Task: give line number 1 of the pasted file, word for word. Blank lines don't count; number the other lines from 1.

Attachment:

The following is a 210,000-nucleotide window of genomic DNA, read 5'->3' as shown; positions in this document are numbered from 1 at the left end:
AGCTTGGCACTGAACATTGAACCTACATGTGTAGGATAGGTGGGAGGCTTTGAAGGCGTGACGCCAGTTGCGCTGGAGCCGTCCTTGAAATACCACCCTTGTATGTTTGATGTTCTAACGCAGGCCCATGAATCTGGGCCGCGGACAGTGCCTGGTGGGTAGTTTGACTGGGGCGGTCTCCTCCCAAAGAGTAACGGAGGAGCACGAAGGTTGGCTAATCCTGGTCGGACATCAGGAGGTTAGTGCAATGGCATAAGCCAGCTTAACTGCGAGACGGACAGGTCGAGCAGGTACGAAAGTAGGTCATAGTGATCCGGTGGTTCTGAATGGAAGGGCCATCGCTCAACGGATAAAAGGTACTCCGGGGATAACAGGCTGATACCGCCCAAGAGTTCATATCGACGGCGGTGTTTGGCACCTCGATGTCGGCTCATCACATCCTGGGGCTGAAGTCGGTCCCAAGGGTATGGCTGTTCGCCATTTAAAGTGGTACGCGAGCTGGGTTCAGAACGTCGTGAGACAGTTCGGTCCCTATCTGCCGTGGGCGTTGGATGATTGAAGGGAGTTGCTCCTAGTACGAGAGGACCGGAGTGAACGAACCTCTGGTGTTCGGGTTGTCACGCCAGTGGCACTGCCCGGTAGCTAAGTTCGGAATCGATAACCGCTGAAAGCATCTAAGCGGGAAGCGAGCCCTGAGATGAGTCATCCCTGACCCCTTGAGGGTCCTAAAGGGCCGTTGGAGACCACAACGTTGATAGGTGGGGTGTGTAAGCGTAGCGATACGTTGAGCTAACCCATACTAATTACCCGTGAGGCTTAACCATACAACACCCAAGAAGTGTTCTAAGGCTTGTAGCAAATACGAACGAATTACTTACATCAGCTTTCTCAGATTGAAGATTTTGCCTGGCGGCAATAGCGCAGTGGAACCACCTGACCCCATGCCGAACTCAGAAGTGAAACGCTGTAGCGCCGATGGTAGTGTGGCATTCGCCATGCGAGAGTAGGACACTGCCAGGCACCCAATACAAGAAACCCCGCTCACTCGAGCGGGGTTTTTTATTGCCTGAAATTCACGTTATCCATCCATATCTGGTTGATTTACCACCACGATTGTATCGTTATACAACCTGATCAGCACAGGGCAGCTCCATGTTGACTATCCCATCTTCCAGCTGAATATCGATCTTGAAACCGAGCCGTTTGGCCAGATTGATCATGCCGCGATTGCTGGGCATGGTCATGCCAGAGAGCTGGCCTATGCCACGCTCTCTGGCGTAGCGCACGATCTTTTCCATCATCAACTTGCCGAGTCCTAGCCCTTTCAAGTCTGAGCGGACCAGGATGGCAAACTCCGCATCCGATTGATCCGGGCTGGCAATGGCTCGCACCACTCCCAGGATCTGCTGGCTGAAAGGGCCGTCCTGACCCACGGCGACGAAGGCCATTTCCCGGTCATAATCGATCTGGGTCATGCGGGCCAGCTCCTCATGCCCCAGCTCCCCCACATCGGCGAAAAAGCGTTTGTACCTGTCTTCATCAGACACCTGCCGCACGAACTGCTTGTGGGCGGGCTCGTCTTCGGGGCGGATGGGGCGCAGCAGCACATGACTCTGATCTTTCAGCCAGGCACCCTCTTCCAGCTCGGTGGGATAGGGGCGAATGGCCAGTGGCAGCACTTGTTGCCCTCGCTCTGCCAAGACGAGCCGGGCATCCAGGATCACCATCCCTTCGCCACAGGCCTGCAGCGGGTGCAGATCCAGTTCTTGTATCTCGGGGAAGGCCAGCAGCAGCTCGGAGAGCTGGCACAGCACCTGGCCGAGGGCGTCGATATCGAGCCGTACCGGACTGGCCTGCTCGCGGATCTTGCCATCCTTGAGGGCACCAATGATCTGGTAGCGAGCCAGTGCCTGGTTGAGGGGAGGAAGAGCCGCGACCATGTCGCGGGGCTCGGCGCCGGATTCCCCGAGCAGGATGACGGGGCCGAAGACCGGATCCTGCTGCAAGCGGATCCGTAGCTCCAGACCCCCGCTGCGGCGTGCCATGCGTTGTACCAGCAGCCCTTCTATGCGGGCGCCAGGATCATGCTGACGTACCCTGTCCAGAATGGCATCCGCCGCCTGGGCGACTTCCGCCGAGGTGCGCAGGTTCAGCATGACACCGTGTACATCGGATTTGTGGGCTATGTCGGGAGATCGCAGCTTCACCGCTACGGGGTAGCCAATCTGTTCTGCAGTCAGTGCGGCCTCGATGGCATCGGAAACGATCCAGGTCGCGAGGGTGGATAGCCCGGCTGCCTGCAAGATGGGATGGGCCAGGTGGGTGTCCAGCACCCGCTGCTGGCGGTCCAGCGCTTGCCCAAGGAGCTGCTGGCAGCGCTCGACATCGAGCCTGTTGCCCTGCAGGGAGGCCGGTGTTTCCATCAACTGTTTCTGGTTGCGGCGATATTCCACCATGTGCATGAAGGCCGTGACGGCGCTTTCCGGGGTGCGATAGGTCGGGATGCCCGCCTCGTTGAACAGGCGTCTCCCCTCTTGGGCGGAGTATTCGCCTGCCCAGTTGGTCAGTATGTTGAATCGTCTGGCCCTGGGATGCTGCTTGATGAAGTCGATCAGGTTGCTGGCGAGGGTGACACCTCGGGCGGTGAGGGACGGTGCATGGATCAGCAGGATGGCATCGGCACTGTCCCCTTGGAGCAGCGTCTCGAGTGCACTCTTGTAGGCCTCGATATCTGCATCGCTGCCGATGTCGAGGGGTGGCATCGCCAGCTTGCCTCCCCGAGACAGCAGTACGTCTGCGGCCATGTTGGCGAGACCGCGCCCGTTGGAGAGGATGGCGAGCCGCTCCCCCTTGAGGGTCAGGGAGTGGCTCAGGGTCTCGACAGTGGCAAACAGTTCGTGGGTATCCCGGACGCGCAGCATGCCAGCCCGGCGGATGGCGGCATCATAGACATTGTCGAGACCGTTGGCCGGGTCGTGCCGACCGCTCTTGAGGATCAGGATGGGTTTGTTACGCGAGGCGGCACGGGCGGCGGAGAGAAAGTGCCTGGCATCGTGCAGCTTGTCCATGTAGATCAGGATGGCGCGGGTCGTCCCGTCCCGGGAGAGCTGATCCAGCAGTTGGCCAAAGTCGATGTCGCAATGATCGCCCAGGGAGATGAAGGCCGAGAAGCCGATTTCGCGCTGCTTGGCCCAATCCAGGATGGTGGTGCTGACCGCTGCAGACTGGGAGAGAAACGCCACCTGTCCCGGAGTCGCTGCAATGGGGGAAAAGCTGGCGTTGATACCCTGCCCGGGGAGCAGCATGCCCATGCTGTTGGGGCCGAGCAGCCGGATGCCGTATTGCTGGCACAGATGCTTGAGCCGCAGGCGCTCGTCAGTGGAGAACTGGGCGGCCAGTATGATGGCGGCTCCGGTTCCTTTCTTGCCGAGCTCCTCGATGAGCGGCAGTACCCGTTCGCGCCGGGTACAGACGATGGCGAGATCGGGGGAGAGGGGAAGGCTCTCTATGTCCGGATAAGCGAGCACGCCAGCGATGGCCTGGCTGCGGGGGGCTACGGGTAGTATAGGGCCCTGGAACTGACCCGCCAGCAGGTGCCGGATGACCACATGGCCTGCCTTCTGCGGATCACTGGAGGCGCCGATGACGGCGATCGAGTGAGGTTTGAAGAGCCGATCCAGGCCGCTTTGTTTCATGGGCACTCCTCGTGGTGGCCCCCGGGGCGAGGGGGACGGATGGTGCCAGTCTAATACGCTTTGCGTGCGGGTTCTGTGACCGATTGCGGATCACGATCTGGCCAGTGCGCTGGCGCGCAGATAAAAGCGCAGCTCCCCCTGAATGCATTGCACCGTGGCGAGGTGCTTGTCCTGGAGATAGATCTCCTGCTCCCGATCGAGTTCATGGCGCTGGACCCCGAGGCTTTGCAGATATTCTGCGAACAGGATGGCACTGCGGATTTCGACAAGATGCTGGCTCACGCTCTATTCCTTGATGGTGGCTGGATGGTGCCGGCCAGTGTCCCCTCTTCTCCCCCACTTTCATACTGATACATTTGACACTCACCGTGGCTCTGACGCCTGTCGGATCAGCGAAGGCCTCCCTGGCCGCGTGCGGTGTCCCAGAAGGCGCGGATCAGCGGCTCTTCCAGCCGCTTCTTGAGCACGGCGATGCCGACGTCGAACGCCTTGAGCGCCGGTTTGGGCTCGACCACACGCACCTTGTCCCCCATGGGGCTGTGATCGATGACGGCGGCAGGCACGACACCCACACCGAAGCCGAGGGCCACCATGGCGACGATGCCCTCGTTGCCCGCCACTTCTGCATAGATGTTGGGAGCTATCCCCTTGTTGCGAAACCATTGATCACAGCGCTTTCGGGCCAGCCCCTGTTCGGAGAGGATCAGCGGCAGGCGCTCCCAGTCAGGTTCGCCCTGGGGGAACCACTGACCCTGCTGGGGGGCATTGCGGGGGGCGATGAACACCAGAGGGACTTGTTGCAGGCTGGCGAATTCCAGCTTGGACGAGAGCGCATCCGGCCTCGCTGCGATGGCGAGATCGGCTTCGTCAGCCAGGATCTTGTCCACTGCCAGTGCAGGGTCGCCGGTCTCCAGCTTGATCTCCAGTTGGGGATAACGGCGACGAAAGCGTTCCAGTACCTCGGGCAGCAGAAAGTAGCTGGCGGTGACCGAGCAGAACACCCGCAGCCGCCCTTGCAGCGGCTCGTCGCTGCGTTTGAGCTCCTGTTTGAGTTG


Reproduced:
The following is a 210,000-nucleotide window of genomic DNA, read 5'->3' as shown; positions in this document are numbered from 1 at the left end: